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Fiji Mission Headquarters Office, Suvavou via Suva, Fiji Islands.

Photo courtesy of Pete Navosailagi.

Fiji Mission

By Barry Oliver

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Barry Oliver, Ph.D., retired in 2015 as president of the South Pacific Division of Seventh-day Adventists, Sydney, Australia. An Australian by birth Oliver has served the Church as a pastor, evangelist, college teacher, and administrator. In retirement, he is a conjoint associate professor at Avondale College of Higher Education. He has authored over 106 significant publications and 192 magazine articles. He is married to Julie with three adult sons and three grandchildren.

The Fiji Mission is a constituent of the Trans Pacific Union Mission which is based in Tamavua, Suva, Fiji Islands. The Trans Pacific Union includes the Seventh-day Adventist Church entities in the countries of American Samoa, Fiji, Kiribati, Nauru, Niue, Samoa, Solomon Islands, Tokelau, Tonga, Tuvalu, and Vanuatu.

The Territory and Statistics of the Fiji Mission

The territory of the Fiji Mission is the islands of Fiji, including Rotuma.1 The administrative office of the Fiji mission is located at 37 Queens Road, Lami, Suva, Fiji Islands.2 The mission operates under General Conference and South Pacific Division (SPD) operating policies. Those policies state that the officers of the Fiji Mission are elected by the Trans Pacific Union Mission.3 “The mission president elected by the union is a member of the union committee, and is the union representative in the conduct of the work in the mission. The president shall, with the local mission committee, supervise and carry forward the work in the local mission.”4 Mission associate officers and departmental personnel are elected at a duly called session of the mission where representatives from all churches in the mission are present.5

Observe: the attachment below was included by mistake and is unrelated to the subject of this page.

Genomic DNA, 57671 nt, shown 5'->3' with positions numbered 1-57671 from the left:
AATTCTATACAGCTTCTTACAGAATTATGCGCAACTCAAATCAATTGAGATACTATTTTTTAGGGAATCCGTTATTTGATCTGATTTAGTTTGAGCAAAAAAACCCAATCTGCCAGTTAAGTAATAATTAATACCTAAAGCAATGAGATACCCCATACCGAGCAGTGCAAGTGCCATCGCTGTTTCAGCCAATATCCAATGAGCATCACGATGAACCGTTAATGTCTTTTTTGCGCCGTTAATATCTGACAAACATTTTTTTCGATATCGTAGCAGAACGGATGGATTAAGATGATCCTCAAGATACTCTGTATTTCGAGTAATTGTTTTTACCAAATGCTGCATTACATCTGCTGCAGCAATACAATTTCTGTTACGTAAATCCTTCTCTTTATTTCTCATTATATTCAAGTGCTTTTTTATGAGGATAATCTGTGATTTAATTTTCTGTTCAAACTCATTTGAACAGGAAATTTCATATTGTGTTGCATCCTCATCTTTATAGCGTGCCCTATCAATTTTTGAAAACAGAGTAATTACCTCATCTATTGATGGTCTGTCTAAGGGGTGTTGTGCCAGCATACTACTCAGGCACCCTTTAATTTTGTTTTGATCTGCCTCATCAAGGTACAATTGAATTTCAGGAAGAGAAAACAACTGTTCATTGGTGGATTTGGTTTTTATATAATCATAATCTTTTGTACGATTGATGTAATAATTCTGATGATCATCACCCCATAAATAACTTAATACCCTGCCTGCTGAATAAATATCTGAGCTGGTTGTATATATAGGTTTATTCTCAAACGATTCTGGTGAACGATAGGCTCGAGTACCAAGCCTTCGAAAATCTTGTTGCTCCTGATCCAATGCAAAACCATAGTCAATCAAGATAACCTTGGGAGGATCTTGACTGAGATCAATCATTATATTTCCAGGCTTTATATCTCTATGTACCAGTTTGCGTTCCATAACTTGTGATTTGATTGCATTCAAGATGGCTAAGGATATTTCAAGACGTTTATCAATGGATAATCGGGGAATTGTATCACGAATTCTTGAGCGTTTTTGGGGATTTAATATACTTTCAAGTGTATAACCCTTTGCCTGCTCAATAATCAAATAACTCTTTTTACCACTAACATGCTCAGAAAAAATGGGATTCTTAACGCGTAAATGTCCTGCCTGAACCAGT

In the 2018 Annual Statistical Report of the General Conference of Seventh-day Adventists, the Fiji Mission was listed as having 166 Churches and 101 companies. Church membership at the end of 2017 was 26,593. The mission had 98 active employees. Its tithe receipts for 2016 totaled US$2,164,685. Its tithe and offerings per capita were US$111.31.6

The Institutions of the Mission

The Fiji Mission administers a number of institutions which have been established in order to enable the accomplishment of the mission of the Seventh-day Adventist Church in Fiji. These institutions include thirteen schools,7 a bookstore, the Hope Channel, an ADRA office, and a youth summer camp.

Lautoka Adventist Primary School, located at M. T. Khan Road, Waiyavi Stage 2, Lautoka, has an enrollment of 328 in grades 1 to 8 with eight teaching staff.

Lewa Adventist Primary School, located at Lewa Village, Nadarivatu, has an enrollment of 80 in kindergarten to grade 8 with six teaching staff.

Mana Adventist Primary School, located on Mana Island, has an enrollment of 57 in grades 1 to 8 with five teaching staff.

Nagigi Adventist Primary School, located at Nagigi Village, Savusavu, on the island of Vanua Levu, has an enrollment of 104 in grades 1 to 8 with five teaching staff.

Naqaqa Adventist Primary School, previously known as Fulton primary, is located at Namara, Saivou, Ra, and has an enrollment of 117 in kindergarten to grade 8 with six teaching staff.

Naqarawai Adventist Primary School is a boarding school located at Naqarawai Village, Namosi, on the island of Viti Levu, with an enrollment of 113 in kindergarten to grade 8 with five teaching staff.

Naqia Adventist Primary School, located at Naqia Village, Wainibuka, Tailevu, on the island of Viti Levu, has an enrollment of 80 in grades 1 to 8 with five teaching staff.

Navesau Adventist High School, located on the Kings Road, Wainibuka on the island of Viti Levu, its postal address is P.O. Box 23, Nayavu, Wainibuka, Fiji. It has an enrollment of 376 in grades 9-13 and 22 teaching staff.